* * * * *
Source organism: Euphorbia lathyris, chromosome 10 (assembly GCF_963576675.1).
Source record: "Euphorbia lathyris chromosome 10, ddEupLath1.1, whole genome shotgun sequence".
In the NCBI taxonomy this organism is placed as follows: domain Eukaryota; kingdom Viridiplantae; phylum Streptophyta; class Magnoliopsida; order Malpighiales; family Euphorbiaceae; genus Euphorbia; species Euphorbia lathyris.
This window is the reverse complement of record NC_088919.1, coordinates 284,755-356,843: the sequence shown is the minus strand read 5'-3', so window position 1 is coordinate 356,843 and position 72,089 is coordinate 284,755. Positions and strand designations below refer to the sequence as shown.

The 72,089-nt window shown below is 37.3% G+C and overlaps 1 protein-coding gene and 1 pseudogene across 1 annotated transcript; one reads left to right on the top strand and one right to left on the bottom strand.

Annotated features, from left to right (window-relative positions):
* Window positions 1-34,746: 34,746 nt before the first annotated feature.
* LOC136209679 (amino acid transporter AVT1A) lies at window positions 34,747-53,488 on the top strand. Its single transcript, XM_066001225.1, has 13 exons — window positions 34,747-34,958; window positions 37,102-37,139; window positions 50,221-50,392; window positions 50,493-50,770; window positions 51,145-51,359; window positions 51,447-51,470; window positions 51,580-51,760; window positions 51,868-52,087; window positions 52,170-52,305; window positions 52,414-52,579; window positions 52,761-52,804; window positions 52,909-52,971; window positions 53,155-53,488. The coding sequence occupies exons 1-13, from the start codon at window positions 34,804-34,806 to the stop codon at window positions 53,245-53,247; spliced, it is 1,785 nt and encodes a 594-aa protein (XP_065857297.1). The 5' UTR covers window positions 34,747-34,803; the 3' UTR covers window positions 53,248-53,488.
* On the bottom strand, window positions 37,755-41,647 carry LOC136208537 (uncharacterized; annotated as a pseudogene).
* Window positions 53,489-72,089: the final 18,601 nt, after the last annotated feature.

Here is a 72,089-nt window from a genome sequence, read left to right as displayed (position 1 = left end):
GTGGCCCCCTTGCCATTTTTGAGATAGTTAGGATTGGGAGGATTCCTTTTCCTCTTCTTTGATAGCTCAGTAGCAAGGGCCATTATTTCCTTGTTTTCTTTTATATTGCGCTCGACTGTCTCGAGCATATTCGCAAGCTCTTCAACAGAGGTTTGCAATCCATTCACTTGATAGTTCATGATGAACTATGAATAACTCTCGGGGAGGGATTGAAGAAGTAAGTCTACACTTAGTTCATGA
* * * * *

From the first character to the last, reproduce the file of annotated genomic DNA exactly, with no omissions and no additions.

Source organism: Euphorbia lathyris, chromosome 10 (assembly GCF_963576675.1).
Source record: "Euphorbia lathyris chromosome 10, ddEupLath1.1, whole genome shotgun sequence".
In the NCBI taxonomy this organism is placed as follows: domain Eukaryota; kingdom Viridiplantae; phylum Streptophyta; class Magnoliopsida; order Malpighiales; family Euphorbiaceae; genus Euphorbia; species Euphorbia lathyris.
This window is the reverse complement of record NC_088919.1, coordinates 284,755-356,843: the sequence shown is the minus strand read 5'-3', so window position 1 is coordinate 356,843 and position 72,089 is coordinate 284,755. Positions and strand designations below refer to the sequence as shown.

The 72,089-nt window shown below is 37.3% G+C and overlaps 1 protein-coding gene and 1 pseudogene across 1 annotated transcript; one reads left to right on the top strand and one right to left on the bottom strand.

Annotated features, from left to right (window-relative positions):
* Window positions 1-34,746: 34,746 nt before the first annotated feature.
* LOC136209679 (amino acid transporter AVT1A) lies at window positions 34,747-53,488 on the top strand. Its single transcript, XM_066001225.1, has 13 exons — window positions 34,747-34,958; window positions 37,102-37,139; window positions 50,221-50,392; window positions 50,493-50,770; window positions 51,145-51,359; window positions 51,447-51,470; window positions 51,580-51,760; window positions 51,868-52,087; window positions 52,170-52,305; window positions 52,414-52,579; window positions 52,761-52,804; window positions 52,909-52,971; window positions 53,155-53,488. The coding sequence occupies exons 1-13, from the start codon at window positions 34,804-34,806 to the stop codon at window positions 53,245-53,247; spliced, it is 1,785 nt and encodes a 594-aa protein (XP_065857297.1). The 5' UTR covers window positions 34,747-34,803; the 3' UTR covers window positions 53,248-53,488.
* On the bottom strand, window positions 37,755-41,647 carry LOC136208537 (uncharacterized; annotated as a pseudogene).
* Window positions 53,489-72,089: the final 18,601 nt, after the last annotated feature.

Here is a 72,089-nt window from a genome sequence, read left to right as displayed (position 1 = left end):
GTGGCCCCCTTGCCATTTTTGAGATAGTTAGGATTGGGAGGATTCCTTTTCCTCTTCTTTGATAGCTCAGTAGCAAGGGCCATTATTTCCTTGTTTTCTTTTATATTGCGCTCGACTGTCTCGAGCATATTCGCAAGCTCTTCAACAGAGGTTTGCAATCCATTCACTTGATAGTTCATGATGAACTATGAATAACTCTCGGGGAGGGATTGAAGAAGTAAGTCTACACTTAGTTCATGA